Paul describes in Ephesians how your Christian love will demonstrate itself in your life: “Get rid of all bitterness, rage and anger, brawling and slander, along with every form of malice.  Be kind and compassionate to one another, forgiving each other, just as in Christ God forgave you. Be imitators of God, therefore, as dearly loved children and live a life of love, just as Christ loved us and gave himself up for us.”

And in Colossians: “Therefore, as God’s chosen people, holy and dearly loved, clothe yourselves with compassion, kindness, humility, gentleness and patience. Bear with each other and forgive whatever grievances you may have against one another. Forgive as the Lord forgave you. And over all these virtues put on love, which binds them all together in perfect unity. Let the peace of Christ rule in your hearts, since as members of one body you were called to peace.”

Jesus beautifully expressed at the Last Supper how his followers will show his love in their lives: “A new command I give you: Love one another. As I have loved you, so you must love one another.  By this all men will know that you are my disciples, if you love one another.”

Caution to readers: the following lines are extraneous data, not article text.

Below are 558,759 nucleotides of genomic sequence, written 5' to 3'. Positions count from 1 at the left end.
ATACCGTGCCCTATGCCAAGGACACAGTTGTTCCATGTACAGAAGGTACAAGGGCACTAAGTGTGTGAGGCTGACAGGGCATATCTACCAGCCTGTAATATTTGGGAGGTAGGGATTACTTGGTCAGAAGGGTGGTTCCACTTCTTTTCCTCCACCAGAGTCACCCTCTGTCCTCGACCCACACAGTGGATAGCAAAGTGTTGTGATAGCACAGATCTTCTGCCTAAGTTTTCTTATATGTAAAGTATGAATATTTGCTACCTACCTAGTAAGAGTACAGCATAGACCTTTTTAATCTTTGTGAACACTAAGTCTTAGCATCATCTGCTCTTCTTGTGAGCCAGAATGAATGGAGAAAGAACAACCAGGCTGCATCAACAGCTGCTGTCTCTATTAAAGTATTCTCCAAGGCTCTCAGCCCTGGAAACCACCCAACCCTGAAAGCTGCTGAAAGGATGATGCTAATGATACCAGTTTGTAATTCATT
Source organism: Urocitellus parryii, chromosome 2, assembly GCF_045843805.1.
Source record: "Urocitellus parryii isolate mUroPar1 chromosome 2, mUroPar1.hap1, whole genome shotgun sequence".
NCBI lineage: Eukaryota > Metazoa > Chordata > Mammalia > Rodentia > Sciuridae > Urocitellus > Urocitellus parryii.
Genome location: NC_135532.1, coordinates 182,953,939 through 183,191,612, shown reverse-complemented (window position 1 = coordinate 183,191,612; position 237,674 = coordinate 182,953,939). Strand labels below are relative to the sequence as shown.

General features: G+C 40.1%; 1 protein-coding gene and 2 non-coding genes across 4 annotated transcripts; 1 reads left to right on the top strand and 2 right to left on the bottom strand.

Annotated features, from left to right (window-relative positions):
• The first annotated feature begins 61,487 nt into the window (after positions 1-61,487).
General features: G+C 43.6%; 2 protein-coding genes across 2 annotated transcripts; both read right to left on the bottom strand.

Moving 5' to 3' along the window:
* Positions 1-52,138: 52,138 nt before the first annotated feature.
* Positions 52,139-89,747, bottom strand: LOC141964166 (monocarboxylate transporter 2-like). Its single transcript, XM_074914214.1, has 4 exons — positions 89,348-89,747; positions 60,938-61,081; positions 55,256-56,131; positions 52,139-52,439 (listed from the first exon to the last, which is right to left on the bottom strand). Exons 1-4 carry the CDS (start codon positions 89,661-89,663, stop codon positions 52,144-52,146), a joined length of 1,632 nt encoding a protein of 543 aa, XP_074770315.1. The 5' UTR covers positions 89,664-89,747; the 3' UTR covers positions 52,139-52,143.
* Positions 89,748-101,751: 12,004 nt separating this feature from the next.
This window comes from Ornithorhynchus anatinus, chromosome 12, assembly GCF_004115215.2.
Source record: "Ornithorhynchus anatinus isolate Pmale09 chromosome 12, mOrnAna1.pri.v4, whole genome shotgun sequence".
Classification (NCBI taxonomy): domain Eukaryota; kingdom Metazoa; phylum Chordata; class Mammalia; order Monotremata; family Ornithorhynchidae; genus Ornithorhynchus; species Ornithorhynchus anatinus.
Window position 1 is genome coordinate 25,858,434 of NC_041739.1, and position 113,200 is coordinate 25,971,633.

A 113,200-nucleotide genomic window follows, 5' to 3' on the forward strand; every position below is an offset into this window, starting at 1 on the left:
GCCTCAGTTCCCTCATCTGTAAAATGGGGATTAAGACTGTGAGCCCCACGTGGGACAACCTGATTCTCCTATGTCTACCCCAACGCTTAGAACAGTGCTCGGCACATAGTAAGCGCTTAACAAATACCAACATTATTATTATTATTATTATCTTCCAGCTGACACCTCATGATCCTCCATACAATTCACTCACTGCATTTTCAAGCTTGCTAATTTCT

At the Last Supper Jesus instituted the Sacrament of Holy Communion, which in the New Testament is called the “love feast.”  It is called a love feast, first of all, because here we remember the great love of Jesus for us, so great that he gave his body and shed his blood to earn forgiveness for our sins, and not only ours but for the sins of the whole world.  He loved us and gave himself up for us as an offering and sacrifice to God.  “This do,” Jesus says, “in remembrance of Me.”  In remembrance of his love toward us.

Holy Communion is called the “love feast” also because communing together at the Lord’s altar is a symbol of love and harmony, and this Sacrament is also a means God uses to increase our love and harmony.  This is expressed in a familiar prayer, written by Martin Luther for use after Communion: “We give thanks to you, almighty God, that you have refreshed us through this salutary gift, and we implore you that of your mercy you would strengthen us through the same, in faith toward you, and in fervent love toward one another.”

Jesus describes the attitude of his followers in the Sermon on the Mount, in today’s Gospel Reading: “You have heard that it was said, ‘Eye for eye, and tooth for tooth.’ But I tell you, do not resist an evil person. If someone strikes you on the right cheek, turn to him the other also. And if someone wants to sue you and take your tunic, let him have your cloak as well. If someone forces you to go one mile, go with him two miles. Give to the one who asks you, and do not turn away from the one who wants to borrow from you.  You have heard that it was said, ‘Love your neighbor and hate your enemy.’ But I tell you: Love your enemies and pray for those who persecute you, that you may be sons of your Father in heaven.”